I finish dictating the letter of the last patient in my afternoon clinic. It’s a quarter to five and tonight I’m on emergency call. The first thing I do is call the medical registrar on call.
I walk over to the A&E department. All rooms are full and all beds occupied, mostly by patients who were admitted the day before. In the waiting room, patients and relatives sit listlessly on metal chairs, some standing. The junior doctor identifies cases that need review. The first is an old woman. She’s slumped in her chair and clearly confused. The junior explains that she is dehydrated and septic; she has started antibiotics.
He’ll be in that chair all night. The hospital is full. It can take a few hours or several days to find a bed. It depends on who goes home (or dies). It is unlikely that he will be home within a month, although he will recover within a few days. There is nowhere to examine her with dignity. I can’t find a nurse to help me, they are too busy.
I continue my round. All cases are over the age of 80, often with chronic illnesses and disabilities. Most are not capable of taking care of themselves. Often no treatment is needed, they just need food and bedding and care at home, but this can take weeks to sort out. Because of this, they will not be able to return home easily.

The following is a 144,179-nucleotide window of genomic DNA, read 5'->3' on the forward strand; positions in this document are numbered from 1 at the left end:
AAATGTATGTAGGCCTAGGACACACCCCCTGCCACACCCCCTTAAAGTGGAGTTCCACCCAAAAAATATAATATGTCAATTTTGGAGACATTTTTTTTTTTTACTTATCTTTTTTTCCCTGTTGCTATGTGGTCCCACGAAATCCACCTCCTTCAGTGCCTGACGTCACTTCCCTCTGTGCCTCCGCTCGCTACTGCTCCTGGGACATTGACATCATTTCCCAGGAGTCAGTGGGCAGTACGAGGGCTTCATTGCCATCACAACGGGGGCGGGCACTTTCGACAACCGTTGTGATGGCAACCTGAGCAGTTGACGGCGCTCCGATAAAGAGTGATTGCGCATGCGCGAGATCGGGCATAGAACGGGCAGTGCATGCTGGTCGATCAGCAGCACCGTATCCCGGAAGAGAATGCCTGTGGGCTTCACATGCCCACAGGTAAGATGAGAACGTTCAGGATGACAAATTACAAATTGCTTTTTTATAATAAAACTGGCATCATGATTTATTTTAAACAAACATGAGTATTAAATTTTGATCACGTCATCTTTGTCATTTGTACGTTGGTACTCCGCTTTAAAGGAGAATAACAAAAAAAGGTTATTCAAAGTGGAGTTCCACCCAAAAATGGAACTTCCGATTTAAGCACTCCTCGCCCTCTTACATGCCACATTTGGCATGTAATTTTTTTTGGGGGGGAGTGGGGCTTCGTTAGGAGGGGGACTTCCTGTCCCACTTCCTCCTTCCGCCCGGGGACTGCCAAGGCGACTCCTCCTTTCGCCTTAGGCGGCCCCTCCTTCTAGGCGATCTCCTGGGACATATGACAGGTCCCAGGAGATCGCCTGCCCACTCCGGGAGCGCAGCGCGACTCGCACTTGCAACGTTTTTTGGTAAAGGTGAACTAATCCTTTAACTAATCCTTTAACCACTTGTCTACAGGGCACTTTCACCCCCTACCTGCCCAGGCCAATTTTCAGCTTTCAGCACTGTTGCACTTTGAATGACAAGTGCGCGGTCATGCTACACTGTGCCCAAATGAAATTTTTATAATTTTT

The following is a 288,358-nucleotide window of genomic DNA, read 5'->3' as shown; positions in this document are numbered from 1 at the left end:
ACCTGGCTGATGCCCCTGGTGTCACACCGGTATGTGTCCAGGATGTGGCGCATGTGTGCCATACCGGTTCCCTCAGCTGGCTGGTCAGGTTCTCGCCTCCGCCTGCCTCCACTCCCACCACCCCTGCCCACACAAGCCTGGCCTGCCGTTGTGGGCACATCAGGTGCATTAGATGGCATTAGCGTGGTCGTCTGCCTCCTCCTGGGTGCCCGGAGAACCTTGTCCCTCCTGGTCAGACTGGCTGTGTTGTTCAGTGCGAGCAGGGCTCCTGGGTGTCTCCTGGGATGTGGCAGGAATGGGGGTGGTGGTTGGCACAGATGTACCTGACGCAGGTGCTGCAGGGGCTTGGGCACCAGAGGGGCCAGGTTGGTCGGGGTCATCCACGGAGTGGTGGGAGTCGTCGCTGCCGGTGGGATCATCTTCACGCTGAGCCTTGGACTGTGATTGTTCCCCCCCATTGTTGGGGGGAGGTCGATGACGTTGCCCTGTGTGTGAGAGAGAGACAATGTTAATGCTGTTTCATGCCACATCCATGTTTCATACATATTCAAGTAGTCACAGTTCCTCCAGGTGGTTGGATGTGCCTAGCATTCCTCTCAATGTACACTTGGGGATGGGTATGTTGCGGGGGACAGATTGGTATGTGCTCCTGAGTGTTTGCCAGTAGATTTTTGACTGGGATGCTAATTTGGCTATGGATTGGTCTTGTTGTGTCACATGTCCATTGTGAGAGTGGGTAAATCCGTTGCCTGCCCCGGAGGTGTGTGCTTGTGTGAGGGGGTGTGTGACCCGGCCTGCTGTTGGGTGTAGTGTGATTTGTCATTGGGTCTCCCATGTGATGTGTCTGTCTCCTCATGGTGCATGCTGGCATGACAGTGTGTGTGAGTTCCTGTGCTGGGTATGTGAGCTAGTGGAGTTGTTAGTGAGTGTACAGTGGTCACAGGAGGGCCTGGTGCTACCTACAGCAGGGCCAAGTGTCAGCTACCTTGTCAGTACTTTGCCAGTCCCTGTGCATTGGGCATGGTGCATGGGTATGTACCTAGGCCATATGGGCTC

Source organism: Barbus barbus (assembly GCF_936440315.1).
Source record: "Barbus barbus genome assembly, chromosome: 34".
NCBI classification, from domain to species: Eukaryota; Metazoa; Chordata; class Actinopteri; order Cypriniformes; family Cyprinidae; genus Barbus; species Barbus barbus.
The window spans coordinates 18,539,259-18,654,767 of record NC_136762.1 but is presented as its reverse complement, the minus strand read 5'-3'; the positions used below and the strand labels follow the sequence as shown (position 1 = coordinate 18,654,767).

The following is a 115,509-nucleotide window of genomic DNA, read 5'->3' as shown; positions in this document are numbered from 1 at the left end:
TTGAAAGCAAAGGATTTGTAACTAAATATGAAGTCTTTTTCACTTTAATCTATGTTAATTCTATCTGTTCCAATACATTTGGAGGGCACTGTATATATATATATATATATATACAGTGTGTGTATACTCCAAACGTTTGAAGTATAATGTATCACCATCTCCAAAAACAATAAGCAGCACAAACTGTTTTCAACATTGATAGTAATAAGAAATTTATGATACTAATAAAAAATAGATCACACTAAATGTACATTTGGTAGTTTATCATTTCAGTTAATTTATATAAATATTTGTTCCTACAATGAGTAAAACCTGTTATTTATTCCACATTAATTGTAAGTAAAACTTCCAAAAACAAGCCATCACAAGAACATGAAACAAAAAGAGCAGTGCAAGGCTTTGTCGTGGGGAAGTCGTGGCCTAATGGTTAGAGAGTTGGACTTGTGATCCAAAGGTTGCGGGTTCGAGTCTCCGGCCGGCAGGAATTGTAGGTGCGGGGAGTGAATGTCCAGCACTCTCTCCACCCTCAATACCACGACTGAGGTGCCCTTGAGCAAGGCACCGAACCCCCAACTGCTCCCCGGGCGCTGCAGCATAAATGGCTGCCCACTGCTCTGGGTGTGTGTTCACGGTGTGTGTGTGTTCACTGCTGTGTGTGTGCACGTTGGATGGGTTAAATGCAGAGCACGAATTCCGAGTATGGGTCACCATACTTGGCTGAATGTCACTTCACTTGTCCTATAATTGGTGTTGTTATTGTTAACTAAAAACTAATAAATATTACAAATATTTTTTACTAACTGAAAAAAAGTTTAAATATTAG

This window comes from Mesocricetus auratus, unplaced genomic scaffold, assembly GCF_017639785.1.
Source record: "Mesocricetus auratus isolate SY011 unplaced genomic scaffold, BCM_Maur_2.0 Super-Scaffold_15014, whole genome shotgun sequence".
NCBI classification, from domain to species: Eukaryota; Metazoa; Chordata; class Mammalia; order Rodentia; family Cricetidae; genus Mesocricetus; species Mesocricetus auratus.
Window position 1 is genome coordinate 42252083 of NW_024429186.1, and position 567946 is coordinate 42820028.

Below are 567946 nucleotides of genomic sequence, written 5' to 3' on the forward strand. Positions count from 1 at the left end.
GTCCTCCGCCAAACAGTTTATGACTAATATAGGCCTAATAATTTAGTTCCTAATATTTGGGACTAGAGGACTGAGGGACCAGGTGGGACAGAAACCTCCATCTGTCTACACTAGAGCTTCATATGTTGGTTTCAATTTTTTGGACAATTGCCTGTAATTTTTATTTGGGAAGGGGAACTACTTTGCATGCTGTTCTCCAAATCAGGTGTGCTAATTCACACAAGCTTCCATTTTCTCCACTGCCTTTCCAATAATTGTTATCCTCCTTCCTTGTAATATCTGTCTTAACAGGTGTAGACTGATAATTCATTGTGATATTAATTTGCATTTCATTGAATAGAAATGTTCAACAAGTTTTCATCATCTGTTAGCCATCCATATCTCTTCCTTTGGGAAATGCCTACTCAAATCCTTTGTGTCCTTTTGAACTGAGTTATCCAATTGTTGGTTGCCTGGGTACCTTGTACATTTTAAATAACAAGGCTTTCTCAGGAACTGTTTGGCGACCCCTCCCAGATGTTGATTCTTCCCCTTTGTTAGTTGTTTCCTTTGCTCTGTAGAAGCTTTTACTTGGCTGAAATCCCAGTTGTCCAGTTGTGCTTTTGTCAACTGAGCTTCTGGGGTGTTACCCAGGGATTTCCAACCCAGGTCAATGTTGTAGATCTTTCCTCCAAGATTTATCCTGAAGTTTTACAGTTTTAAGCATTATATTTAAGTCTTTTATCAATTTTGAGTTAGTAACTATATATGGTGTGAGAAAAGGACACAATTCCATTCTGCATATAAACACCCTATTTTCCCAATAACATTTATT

I go back to my office. There is a backlog of 100 new GP referrals. Most need an endoscopy, clinic appointment, or both. I judge who is most at risk and assign accordingly. The patients in question should be tested in a few weeks. The others could wait years.
One of my colleagues is sick. It means I have to cancel endoscopy schedules to cover his ward work. We have all been out with Covid in the last two years, some of us repeatedly.
Content from our partners
My practice is out of control. An error with the letter verification could result in a cancer patient being missed. I stay up at night worried about this risk that my patients are exposed to. If I’m wrong in one case, someone could die. It is a heavy load.
This continue. The pressure has been continuous since the release of the blockade. A “winter crisis” now lasts 12 months. We used to have a respite in the summer, that’s gone. It’s too much to take.
At home, I withdraw to myself. I am withdrawn, irritable. I feel tired all day. The world is dark.
It is my wife who tells me that I need help. Of course she is. So I call my clinical director. She is understanding and clear. I think she herself has been there. “You need at least a month off,” she says. “Take it easy. Look at a boxed set. I don’t want to see you until October.”
She is right. I spend two weeks doing nothing. The depth of my exhaustion amazes me. I can barely get out of bed in the morning. But little by little my energy returns. I start walking longer. To enjoy the sun.
I’ll have to protect myself when I get back. To take a step back. Do my job to the best of my ability. I can’t do this again. I consider changing jobs, but I know it’s the same everywhere. I have to learn to separate myself. I have to. This is not my fault.
[See also: The truth about the worst NHS crisis]